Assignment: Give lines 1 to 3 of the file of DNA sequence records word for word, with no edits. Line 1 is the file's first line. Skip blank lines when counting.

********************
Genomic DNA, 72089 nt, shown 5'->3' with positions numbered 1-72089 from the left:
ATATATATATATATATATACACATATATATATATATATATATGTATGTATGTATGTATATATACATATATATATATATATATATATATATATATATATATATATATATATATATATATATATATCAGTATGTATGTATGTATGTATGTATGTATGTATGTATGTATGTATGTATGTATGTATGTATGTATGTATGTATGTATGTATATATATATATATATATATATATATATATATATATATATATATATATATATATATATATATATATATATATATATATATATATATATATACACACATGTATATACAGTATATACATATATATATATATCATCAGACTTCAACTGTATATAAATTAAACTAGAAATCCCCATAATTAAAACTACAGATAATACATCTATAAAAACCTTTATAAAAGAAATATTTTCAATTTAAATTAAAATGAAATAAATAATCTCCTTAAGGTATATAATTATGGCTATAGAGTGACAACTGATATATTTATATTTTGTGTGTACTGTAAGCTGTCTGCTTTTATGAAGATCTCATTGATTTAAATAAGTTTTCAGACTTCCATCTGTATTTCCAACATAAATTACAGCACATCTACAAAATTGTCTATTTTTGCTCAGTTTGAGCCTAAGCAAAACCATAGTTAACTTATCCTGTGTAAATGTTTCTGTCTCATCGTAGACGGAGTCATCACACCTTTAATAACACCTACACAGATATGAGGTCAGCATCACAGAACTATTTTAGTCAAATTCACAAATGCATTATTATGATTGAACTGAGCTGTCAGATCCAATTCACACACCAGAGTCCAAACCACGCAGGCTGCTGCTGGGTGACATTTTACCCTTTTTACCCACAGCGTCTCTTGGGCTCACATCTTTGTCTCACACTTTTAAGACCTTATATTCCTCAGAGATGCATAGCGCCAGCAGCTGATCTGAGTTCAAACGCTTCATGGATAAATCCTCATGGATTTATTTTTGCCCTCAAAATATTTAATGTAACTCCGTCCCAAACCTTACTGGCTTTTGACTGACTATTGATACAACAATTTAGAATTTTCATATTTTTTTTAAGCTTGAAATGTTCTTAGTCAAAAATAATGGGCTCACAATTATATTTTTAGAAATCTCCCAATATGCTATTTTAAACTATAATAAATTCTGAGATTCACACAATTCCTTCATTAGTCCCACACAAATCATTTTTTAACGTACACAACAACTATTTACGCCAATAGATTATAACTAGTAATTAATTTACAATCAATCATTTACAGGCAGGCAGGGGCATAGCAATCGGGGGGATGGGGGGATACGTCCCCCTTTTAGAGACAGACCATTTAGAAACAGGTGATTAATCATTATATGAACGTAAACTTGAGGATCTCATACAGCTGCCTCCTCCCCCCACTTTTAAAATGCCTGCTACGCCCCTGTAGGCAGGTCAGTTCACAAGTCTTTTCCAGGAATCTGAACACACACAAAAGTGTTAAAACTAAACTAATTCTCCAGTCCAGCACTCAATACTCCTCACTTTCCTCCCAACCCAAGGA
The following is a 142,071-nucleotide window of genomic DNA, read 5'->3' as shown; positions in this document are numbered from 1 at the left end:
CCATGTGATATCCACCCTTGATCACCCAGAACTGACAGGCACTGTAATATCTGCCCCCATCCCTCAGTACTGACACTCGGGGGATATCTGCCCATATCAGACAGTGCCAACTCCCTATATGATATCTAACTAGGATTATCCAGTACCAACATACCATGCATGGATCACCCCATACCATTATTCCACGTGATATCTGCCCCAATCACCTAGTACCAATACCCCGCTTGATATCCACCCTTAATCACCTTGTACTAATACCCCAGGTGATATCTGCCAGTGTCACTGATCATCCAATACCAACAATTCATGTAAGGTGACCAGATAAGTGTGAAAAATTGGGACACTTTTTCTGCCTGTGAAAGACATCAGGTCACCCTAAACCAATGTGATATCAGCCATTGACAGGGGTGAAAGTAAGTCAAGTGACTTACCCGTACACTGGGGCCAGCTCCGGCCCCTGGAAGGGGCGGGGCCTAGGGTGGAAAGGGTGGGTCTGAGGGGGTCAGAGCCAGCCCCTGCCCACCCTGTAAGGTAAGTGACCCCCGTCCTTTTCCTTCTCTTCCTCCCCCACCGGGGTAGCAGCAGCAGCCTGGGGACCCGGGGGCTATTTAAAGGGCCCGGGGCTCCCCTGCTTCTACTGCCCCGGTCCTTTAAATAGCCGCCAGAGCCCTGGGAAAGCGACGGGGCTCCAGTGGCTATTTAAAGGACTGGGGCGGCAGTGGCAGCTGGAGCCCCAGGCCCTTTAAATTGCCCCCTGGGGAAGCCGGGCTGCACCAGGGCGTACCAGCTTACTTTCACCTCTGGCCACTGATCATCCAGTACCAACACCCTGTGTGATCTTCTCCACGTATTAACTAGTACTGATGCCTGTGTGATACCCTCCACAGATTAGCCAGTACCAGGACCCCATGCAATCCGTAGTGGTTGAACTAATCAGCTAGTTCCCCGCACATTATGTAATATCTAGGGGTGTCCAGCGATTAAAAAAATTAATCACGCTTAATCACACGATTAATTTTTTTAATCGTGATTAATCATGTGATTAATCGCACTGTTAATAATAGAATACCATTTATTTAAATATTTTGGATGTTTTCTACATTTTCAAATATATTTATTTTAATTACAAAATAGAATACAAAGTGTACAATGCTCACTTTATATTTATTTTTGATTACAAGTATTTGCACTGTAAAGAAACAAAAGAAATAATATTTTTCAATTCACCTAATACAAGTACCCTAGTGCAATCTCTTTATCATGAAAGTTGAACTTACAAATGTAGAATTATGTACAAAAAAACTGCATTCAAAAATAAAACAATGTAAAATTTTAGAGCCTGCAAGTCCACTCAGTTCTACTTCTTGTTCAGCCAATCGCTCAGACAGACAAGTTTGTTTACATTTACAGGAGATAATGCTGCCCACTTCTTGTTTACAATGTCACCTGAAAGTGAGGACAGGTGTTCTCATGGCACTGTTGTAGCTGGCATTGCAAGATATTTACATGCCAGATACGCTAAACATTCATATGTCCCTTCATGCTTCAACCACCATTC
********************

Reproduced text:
Genomic DNA, 72089 nt, shown 5'->3' with positions numbered 1-72089 from the left:
ATATATATATATATATATACACATATATATATATATATATATGTATGTATGTATGTATATATACATATATATATATATATATATATATATATATATATATATATATATATATATATATATATATCAGTATGTATGTATGTATGTATGTATGTATGTATGTATGTATGTATGTATGTATGTATGTATGTATGTATGTATGTATGTATATATATATATATATATATATATATATATATATATATATATATATATATATATATATATATATATATATATATATATATATATATATATACACACATGTATATACAGTATATACATATATATATATATCATCAGACTTCAACTGTATATAAATTAAACTAGAAATCCCCATAATTAAAACTACAGATAATACATCTATAAAAACCTTTATAAAAGAAATATTTTCAATTTAAATTAAAATGAAATAAATAATCTCCTTAAGGTATATAATTATGGCTATAGAGTGACAACTGATATATTTATATTTTGTGTGTACTGTAAGCTGTCTGCTTTTATGAAGATCTCATTGATTTAAATAAGTTTTCAGACTTCCATCTGTATTTCCAACATAAATTACAGCACATCTACAAAATTGTCTATTTTTGCTCAGTTTGAGCCTAAGCAAAACCATAGTTAACTTATCCTGTGTAAATGTTTCTGTCTCATCGTAGACGGAGTCATCACACCTTTAATAACACCTACACAGATATGAGGTCAGCATCACAGAACTATTTTAGTCAAATTCACAAATGCATTATTATGATTGAACTGAGCTGTCAGATCCAATTCACACACCAGAGTCCAAACCACGCAGGCTGCTGCTGGGTGACATTTTACCCTTTTTACCCACAGCGTCTCTTGGGCTCACATCTTTGTCTCACACTTTTAAGACCTTATATTCCTCAGAGATGCATAGCGCCAGCAGCTGATCTGAGTTCAAACGCTTCATGGATAAATCCTCATGGATTTATTTTTGCCCTCAAAATATTTAATGTAACTCCGTCCCAAACCTTACTGGCTTTTGACTGACTATTGATACAACAATTTAGAATTTTCATATTTTTTTTAAGCTTGAAATGTTCTTAGTCAAAAATAATGGGCTCACAATTATATTTTTAGAAATCTCCCAATATGCTATTTTAAACTATAATAAATTCTGAGATTCACACAATTCCTTCATTAGTCCCACACAAATCATTTTTTAACGTACACAACAACTATTTACGCCAATAGATTATAACTAGTAATTAATTTACAATCAATCATTTACAGGCAGGCAGGGGCATAGCAATCGGGGGGATGGGGGGATACGTCCCCCTTTTAGAGACAGACCATTTAGAAACAGGTGATTAATCATTATATGAACGTAAACTTGAGGATCTCATACAGCTGCCTCCTCCCCCCACTTTTAAAATGCCTGCTACGCCCCTGTAGGCAGGTCAGTTCACAAGTCTTTTCCAGGAATCTGAACACACACAAAAGTGTTAAAACTAAACTAATTCTCCAGTCCAGCACTCAATACTCCTCACTTTCCTCCCAACCCAAGGA
The following is a 142,071-nucleotide window of genomic DNA, read 5'->3' as shown; positions in this document are numbered from 1 at the left end: